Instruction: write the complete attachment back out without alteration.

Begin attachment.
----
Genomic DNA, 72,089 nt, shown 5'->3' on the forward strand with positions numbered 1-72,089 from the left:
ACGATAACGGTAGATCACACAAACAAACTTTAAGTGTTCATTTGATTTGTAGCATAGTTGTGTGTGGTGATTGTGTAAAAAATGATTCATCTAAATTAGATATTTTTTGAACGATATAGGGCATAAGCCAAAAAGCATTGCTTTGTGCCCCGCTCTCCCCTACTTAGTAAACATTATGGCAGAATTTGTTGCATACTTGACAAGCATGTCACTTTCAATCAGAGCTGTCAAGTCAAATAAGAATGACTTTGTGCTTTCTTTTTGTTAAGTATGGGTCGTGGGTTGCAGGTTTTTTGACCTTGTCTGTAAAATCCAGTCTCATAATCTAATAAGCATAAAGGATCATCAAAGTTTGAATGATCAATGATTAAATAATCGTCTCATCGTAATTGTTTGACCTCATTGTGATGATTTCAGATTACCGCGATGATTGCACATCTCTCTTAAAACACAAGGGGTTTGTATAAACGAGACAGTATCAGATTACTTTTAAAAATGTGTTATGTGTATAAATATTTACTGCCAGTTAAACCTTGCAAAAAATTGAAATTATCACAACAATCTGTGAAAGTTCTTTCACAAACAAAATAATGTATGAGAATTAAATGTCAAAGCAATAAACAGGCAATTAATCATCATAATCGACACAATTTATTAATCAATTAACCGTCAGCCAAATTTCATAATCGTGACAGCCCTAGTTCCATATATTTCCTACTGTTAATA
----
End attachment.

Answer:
Genomic DNA, 72,089 nt, shown 5'->3' on the forward strand with positions numbered 1-72,089 from the left:
ACGATAACGGTAGATCACACAAACAAACTTTAAGTGTTCATTTGATTTGTAGCATAGTTGTGTGTGGTGATTGTGTAAAAAATGATTCATCTAAATTAGATATTTTTTGAACGATATAGGGCATAAGCCAAAAAGCATTGCTTTGTGCCCCGCTCTCCCCTACTTAGTAAACATTATGGCAGAATTTGTTGCATACTTGACAAGCATGTCACTTTCAATCAGAGCTGTCAAGTCAAATAAGAATGACTTTGTGCTTTCTTTTTGTTAAGTATGGGTCGTGGGTTGCAGGTTTTTTGACCTTGTCTGTAAAATCCAGTCTCATAATCTAATAAGCATAAAGGATCATCAAAGTTTGAATGATCAATGATTAAATAATCGTCTCATCGTAATTGTTTGACCTCATTGTGATGATTTCAGATTACCGCGATGATTGCACATCTCTCTTAAAACACAAGGGGTTTGTATAAACGAGACAGTATCAGATTACTTTTAAAAATGTGTTATGTGTATAAATATTTACTGCCAGTTAAACCTTGCAAAAAATTGAAATTATCACAACAATCTGTGAAAGTTCTTTCACAAACAAAATAATGTATGAGAATTAAATGTCAAAGCAATAAACAGGCAATTAATCATCATAATCGACACAATTTATTAATCAATTAACCGTCAGCCAAATTTCATAATCGTGACAGCCCTAGTTCCATATATTTCCTACTGTTAATA